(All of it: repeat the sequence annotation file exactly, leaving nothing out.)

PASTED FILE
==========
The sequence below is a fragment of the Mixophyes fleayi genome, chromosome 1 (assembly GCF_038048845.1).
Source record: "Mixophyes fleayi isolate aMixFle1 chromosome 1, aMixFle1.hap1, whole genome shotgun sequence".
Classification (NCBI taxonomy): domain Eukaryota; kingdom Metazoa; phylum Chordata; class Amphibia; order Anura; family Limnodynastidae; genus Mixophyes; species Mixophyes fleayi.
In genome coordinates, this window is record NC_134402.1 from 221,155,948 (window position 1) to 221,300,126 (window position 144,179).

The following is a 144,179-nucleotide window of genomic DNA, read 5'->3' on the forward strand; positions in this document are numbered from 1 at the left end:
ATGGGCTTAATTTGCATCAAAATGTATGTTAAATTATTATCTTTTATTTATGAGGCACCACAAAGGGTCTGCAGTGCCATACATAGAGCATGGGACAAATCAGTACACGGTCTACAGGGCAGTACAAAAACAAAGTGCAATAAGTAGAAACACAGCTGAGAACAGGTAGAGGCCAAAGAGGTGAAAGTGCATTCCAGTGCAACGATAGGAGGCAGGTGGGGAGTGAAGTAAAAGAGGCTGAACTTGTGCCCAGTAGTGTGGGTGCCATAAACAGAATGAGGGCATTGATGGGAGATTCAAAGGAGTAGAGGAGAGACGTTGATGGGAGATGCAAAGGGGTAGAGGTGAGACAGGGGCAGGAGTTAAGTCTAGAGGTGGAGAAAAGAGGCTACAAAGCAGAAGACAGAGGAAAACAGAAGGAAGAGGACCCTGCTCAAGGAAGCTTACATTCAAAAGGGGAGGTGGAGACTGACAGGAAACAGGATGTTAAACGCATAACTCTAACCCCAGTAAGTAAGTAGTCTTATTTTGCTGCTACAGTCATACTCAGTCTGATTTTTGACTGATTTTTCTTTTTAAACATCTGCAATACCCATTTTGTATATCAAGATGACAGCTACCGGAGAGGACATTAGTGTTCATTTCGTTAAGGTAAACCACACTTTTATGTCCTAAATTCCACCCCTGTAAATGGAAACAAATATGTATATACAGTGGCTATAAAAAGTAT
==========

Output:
The sequence below is a fragment of the Mixophyes fleayi genome, chromosome 1 (assembly GCF_038048845.1).
Source record: "Mixophyes fleayi isolate aMixFle1 chromosome 1, aMixFle1.hap1, whole genome shotgun sequence".
Classification (NCBI taxonomy): domain Eukaryota; kingdom Metazoa; phylum Chordata; class Amphibia; order Anura; family Limnodynastidae; genus Mixophyes; species Mixophyes fleayi.
In genome coordinates, this window is record NC_134402.1 from 221,155,948 (window position 1) to 221,300,126 (window position 144,179).

The following is a 144,179-nucleotide window of genomic DNA, read 5'->3' on the forward strand; positions in this document are numbered from 1 at the left end:
ATGGGCTTAATTTGCATCAAAATGTATGTTAAATTATTATCTTTTATTTATGAGGCACCACAAAGGGTCTGCAGTGCCATACATAGAGCATGGGACAAATCAGTACACGGTCTACAGGGCAGTACAAAAACAAAGTGCAATAAGTAGAAACACAGCTGAGAACAGGTAGAGGCCAAAGAGGTGAAAGTGCATTCCAGTGCAACGATAGGAGGCAGGTGGGGAGTGAAGTAAAAGAGGCTGAACTTGTGCCCAGTAGTGTGGGTGCCATAAACAGAATGAGGGCATTGATGGGAGATTCAAAGGAGTAGAGGAGAGACGTTGATGGGAGATGCAAAGGGGTAGAGGTGAGACAGGGGCAGGAGTTAAGTCTAGAGGTGGAGAAAAGAGGCTACAAAGCAGAAGACAGAGGAAAACAGAAGGAAGAGGACCCTGCTCAAGGAAGCTTACATTCAAAAGGGGAGGTGGAGACTGACAGGAAACAGGATGTTAAACGCATAACTCTAACCCCAGTAAGTAAGTAGTCTTATTTTGCTGCTACAGTCATACTCAGTCTGATTTTTGACTGATTTTTCTTTTTAAACATCTGCAATACCCATTTTGTATATCAAGATGACAGCTACCGGAGAGGACATTAGTGTTCATTTCGTTAAGGTAAACCACACTTTTATGTCCTAAATTCCACCCCTGTAAATGGAAACAAATATGTATATACAGTGGCTATAAAAAGTAT